Initially, L. J. Hurst worked in the backrooms of the media industry. He now divides his time between work for an international scientific publisher and a rather more British independent bookseller. In years past he was a regular attendee at the Shots on the Page Festivals from whence Shots Mag sprung
With Sam Bourne’s fifth novel you get a lot for your money, there is a pantheon of fiction within its covers, as James Zennor, veteran of the Spanish Civil War returned to his Oxford University post, cycles home up the Banbury Road only to discover his wife has disappeared along with his son.
Subject to berserk rages, perhaps as a result of his war-time injuries, Zennor has difficulty discovering how and why mother and child have left the war-time city or where they might have gone. Paranoia starts to show as his post slips from home to college, but he eventually discovers that Florence and Harry have taken ship for the USA, although that involves him in some dispute at the Liverpool docks. A spot of blackmail and he is able to follow the pair across the Atlantic and to New Haven, Connecticut, along the way discovering that Florence and Harry are just two of a larger university evacuation party whose ultimate destination is the fellow university, Yale.
An American university in a country that has not known a year at war, a country where troops have not stumbled back from Dunkirk only the previous month, where the Luftwaffe has not begun its threatened blitz: where could it be better for husband, wife and son to re-unite? Except that she is not there, Zennor cannot find Florence, her billet is unknown. No wonder Zennor rages again, and is noticed, though not so desirable that his one informant is murdered and Zennor become the suspect. So it goes. Or in the case of Pantheon, so it goes on.
Getting a lot for your money may be fine if you have not read it before. Say, if you had not noticed the previous occurrence of a crippled war-time protagonist in Nigel Balchin’s Small Back Room, if Tyler Kent and his meetings at London’s Russian Tea Rooms had not been used by John Lawton, if the pro-fascist Right Club had not been featured in Foyle’s War, then Pantheon might seem very original, otherwise it creates difficulties. While at Yale, Zennor discovers the secret societies such as the Skull And Bones which have been alleged to have had a baleful influence on American life for over a century, but they are nothing to do with the conspiracy that has separated him from his wife and son. In fact, Bourne has invented it, it is hardly credible, and scarcely borne out by the sources he quotes in his final Author’s Note.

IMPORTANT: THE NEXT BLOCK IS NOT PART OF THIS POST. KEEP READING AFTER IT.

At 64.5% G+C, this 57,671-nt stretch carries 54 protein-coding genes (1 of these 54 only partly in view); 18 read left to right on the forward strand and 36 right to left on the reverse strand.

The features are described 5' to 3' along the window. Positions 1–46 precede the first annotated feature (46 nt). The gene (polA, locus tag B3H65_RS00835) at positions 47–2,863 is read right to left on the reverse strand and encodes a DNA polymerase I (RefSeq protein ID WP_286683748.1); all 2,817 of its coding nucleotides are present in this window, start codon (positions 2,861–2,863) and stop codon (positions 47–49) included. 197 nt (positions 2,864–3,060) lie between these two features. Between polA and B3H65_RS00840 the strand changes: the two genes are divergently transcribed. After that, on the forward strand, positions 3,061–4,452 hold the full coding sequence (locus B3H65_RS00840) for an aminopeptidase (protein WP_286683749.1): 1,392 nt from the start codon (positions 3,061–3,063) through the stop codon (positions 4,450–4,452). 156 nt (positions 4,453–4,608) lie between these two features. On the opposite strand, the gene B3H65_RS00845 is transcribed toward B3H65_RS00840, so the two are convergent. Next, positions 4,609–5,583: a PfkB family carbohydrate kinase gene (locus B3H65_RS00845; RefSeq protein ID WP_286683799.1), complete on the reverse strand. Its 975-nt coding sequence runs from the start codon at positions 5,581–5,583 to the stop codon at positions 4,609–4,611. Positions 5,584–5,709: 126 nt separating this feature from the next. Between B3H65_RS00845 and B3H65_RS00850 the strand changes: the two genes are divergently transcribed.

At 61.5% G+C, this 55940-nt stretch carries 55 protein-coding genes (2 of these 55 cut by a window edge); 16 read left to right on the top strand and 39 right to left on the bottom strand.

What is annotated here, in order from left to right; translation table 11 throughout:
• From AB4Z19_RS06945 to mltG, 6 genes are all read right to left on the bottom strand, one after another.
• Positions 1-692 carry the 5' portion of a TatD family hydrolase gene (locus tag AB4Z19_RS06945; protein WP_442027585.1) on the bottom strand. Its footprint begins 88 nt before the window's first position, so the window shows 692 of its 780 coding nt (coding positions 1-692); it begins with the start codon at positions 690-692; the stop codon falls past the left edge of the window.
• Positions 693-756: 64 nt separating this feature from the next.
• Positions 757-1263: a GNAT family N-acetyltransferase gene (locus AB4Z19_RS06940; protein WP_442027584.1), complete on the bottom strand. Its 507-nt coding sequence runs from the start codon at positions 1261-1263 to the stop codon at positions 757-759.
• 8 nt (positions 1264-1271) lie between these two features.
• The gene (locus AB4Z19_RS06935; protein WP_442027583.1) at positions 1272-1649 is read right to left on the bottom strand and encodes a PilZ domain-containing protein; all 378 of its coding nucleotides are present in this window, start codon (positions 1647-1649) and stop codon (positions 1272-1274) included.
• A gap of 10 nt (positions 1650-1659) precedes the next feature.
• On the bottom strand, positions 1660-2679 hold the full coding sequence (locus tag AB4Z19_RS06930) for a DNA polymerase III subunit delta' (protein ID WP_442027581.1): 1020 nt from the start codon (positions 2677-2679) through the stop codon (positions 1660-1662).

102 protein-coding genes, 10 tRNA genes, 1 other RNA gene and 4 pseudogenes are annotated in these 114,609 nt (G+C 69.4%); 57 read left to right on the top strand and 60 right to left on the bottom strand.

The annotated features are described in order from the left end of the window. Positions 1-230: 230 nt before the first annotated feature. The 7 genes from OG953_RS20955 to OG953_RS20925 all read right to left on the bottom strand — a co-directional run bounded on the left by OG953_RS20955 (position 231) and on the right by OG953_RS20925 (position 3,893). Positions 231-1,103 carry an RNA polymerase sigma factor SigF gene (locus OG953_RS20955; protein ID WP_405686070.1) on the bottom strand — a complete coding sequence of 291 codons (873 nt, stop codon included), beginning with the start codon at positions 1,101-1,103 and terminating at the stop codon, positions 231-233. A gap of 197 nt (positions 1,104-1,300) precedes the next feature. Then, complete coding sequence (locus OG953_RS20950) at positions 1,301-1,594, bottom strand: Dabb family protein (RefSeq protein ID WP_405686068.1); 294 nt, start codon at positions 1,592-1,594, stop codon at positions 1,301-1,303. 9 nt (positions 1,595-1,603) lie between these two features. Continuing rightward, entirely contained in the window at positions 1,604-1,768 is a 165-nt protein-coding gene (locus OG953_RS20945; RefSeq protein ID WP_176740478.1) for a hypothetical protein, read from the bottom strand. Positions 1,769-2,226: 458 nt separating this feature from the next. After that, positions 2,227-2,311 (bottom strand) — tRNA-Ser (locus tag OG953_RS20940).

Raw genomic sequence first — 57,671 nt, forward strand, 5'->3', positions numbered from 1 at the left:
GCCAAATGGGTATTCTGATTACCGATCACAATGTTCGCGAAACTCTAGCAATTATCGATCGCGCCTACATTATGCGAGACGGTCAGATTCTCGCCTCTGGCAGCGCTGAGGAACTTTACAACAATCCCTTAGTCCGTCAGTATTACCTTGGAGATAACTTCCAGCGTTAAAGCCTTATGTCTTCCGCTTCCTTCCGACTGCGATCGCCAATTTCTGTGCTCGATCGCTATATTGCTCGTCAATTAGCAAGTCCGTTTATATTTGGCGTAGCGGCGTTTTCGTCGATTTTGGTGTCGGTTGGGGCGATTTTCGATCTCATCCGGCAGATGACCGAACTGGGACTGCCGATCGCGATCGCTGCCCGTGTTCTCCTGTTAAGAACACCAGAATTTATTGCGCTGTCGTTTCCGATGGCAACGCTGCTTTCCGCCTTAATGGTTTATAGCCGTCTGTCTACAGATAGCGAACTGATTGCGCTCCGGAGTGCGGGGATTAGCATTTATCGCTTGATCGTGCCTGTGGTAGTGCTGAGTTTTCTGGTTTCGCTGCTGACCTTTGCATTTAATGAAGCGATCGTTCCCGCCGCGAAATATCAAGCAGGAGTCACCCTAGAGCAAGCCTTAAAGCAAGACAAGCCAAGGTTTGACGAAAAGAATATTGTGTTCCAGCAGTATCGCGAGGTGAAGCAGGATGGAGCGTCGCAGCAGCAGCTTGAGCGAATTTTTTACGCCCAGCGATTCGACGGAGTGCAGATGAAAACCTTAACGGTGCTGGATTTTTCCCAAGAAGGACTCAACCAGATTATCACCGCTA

Plotting, as earlier critics have pointed out, is not Bourne’s strong point with events just following one another, but neither is character development, with the revelations of the supreme villain’s wooing of Florence particularly weak. There seems to be some dubious history as well: I noticed that Zennor has eaten in a British Restaurant in Oxford months before that movement started in London or spread to the rest of the country.
Oxford in war-time was a strange place, and there are bleak and interesting books about it, but I think that Pantheon is not one of them. On the other hand, if you want paranoia, flash-backs to the fighting in Spain, the threat of Hitler and the chance to escape only to find that that opportunity is a greater danger then you will find it all here.